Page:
Lately I find myself obsessed with the writing of Frederick Douglass, the former slave who taught himself to read and eventually escaped his oppressors. Somehow, this quote from “Narrative of the Life of Frederick Douglass” seems appropriate. It illustrates the mixed blessing in the written word, which is equally true of other things as well. That said, there are things we need and things we can do without:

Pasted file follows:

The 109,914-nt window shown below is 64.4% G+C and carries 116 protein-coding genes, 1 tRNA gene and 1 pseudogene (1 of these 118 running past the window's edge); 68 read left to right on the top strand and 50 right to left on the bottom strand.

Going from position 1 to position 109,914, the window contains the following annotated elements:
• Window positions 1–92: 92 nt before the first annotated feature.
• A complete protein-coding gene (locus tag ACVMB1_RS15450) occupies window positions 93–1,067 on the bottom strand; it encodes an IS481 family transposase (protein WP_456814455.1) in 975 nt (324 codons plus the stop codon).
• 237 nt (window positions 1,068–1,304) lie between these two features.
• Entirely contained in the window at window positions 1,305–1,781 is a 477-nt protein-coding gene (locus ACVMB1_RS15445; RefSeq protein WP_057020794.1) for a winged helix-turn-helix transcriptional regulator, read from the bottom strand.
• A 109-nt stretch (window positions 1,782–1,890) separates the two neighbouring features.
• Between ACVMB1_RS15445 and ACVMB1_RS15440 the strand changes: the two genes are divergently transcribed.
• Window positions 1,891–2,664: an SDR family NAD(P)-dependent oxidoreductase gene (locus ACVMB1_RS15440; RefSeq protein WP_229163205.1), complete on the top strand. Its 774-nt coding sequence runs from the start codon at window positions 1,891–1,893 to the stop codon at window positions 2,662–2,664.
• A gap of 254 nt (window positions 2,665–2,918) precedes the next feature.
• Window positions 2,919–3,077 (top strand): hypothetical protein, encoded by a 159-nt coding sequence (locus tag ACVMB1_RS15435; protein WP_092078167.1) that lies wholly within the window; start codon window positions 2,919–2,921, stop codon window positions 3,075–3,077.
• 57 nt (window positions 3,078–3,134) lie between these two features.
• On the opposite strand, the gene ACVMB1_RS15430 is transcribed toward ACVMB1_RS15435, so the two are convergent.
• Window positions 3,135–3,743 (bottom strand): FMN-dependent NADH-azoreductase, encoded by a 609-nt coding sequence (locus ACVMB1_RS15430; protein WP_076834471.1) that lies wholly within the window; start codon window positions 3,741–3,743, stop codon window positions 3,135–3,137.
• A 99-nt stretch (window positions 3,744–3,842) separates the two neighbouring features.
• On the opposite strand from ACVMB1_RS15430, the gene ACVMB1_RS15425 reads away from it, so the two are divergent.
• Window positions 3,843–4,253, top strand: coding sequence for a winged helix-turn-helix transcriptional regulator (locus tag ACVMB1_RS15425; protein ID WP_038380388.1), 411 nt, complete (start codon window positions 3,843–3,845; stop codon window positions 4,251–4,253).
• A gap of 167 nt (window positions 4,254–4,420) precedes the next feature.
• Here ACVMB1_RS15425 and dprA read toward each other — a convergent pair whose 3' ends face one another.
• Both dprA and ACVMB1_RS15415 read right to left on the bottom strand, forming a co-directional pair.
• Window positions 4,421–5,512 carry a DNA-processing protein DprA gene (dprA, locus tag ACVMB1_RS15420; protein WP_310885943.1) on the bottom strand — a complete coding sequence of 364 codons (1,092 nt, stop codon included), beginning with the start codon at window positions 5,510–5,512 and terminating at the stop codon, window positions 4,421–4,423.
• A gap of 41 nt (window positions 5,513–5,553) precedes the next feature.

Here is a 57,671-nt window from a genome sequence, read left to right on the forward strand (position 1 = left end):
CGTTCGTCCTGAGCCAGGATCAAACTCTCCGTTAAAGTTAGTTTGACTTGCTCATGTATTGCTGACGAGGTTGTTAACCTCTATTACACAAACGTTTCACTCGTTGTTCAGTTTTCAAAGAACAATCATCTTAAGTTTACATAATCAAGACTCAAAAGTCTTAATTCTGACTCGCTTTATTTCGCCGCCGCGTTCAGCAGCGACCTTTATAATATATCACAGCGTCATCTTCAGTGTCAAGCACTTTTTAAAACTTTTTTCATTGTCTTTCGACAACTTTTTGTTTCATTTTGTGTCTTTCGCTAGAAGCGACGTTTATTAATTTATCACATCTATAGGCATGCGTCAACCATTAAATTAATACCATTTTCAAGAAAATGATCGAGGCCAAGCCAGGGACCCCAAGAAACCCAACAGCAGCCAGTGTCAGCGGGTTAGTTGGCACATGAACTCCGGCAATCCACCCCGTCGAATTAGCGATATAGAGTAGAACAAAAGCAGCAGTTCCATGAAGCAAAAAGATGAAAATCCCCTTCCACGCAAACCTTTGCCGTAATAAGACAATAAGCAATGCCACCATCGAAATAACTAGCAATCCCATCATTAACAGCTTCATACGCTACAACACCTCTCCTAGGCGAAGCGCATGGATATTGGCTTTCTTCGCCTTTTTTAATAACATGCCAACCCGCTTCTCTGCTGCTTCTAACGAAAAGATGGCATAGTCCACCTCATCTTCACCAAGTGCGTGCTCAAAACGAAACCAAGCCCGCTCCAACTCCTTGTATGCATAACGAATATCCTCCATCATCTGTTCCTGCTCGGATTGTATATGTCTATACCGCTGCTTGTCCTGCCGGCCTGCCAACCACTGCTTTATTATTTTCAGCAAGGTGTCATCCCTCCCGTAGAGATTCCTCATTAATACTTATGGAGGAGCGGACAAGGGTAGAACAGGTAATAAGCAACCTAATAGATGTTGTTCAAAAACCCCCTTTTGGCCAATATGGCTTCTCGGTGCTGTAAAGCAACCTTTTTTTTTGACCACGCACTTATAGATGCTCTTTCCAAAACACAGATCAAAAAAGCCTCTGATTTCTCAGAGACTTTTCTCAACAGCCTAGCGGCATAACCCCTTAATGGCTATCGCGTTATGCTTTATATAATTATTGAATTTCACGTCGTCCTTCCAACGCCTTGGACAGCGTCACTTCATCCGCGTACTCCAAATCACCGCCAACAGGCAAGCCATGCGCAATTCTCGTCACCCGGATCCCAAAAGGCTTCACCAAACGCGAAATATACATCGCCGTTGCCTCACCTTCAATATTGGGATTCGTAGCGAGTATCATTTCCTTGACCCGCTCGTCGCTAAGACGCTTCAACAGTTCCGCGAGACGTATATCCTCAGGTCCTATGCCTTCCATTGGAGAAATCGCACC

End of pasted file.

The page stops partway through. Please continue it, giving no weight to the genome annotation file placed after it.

“The more I read, the more I was led to abhor and detest my enslavers. I could regard them in no other light than a band of successful robbers, who had left their homes, and gone to Africa, and stolen us from our homes, and in a strange land reduced us to slavery. I loathed them as being the meanest as well as the most wicked of men. As I read and contemplated the subject, behold! that very discontentment which Master Hugh had predicted would follow my learning to read had already come, to torment and sting my soul to unutterable anguish. As I writhed under it, I would at times feel that learning to read had been a curse rather than a blessing. It had given me a view of my wretched condition, without the remedy. it opened my eyes to the horrible pit, but to no ladder upon which to get out. . . It was this everlasting thinking of my condition that tormented me. There was no getting rid of it. It was pressed upon me by every object within sight or hearing, animate or inanimate. The silver trump of freedom had roused my soul to eternal wakefulness. Freedom now appeared, to disappear no more forever. It was heard in every sound and seen in every thing. It was ever present to torment me with a sense of my wretched condition. I saw nothing without seeing it, I heard nothing without hearing it, and felt nothing without feeling it. It looked from every star, it smiled in every calm, breathed in every wind, and moved in every storm.”